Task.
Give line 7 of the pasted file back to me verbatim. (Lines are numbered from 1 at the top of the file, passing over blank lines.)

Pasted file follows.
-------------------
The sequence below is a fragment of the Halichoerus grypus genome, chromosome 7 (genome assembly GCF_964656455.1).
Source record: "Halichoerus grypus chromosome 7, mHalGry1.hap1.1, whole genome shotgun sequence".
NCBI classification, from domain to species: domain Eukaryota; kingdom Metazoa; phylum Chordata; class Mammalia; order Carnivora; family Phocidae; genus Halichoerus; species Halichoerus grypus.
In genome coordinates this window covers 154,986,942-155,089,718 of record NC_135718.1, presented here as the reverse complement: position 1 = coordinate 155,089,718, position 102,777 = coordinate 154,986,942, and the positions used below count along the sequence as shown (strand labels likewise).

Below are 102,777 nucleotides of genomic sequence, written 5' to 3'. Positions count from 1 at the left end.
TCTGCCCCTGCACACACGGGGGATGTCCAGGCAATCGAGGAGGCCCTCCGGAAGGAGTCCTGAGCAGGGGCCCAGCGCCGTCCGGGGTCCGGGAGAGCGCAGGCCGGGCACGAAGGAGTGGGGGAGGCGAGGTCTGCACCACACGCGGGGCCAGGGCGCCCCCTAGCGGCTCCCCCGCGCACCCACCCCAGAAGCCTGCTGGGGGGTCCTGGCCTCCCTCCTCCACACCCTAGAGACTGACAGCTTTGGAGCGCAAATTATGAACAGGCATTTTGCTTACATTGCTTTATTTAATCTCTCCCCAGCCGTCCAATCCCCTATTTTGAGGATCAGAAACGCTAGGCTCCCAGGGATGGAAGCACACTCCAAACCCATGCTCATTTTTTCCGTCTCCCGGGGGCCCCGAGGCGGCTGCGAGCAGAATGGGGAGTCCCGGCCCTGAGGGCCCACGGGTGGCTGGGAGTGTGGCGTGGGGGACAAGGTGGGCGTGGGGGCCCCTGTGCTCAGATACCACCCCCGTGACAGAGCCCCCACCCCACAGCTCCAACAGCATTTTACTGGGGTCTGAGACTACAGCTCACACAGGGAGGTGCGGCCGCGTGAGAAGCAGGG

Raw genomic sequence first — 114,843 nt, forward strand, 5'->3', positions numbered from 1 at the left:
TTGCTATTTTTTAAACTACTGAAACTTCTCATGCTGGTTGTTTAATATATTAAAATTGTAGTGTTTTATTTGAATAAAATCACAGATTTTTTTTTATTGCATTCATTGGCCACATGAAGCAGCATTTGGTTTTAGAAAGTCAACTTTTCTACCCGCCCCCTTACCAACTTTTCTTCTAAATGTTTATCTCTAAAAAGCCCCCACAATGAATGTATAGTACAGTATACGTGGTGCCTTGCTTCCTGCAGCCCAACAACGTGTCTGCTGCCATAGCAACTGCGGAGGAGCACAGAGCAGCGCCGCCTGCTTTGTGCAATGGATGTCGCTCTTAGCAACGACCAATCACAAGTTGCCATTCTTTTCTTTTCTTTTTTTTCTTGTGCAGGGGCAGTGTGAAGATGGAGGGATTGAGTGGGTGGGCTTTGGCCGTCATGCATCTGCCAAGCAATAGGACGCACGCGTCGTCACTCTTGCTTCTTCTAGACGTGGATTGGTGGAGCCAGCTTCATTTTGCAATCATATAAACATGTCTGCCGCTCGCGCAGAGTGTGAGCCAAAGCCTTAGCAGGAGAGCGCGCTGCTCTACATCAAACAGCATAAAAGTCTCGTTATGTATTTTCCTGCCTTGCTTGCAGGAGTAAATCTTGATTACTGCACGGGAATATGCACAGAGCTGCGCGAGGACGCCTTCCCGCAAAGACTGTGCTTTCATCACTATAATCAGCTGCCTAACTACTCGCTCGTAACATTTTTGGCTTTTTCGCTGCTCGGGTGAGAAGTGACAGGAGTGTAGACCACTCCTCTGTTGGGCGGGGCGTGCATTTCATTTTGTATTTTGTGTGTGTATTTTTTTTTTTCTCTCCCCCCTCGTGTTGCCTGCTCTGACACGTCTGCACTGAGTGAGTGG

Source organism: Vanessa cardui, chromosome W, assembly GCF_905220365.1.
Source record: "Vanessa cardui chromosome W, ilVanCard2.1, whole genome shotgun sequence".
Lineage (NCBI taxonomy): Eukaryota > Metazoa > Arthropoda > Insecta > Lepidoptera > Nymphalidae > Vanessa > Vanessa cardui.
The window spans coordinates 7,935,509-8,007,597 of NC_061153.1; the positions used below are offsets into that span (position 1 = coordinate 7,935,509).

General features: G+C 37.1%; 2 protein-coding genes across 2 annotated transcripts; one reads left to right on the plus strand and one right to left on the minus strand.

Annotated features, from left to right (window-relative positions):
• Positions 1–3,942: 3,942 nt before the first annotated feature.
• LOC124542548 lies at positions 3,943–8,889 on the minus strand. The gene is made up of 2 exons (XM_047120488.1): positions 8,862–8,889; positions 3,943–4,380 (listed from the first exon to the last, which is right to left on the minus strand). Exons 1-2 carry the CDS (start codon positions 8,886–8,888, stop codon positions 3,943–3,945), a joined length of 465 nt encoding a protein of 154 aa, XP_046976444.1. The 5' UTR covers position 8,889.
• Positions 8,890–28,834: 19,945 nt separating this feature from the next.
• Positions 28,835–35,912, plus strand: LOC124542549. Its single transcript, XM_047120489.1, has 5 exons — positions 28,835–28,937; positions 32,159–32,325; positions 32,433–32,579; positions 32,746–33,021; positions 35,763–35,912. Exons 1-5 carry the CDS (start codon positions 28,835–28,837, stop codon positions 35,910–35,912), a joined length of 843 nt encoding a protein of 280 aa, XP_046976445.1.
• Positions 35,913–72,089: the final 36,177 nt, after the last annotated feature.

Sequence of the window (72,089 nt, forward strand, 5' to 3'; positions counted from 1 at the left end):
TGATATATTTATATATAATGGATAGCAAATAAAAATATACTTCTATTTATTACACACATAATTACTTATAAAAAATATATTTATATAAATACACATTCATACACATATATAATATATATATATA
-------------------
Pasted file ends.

Raw genomic sequence first — 114,843 nt, forward strand, 5'->3', positions numbered from 1 at the left: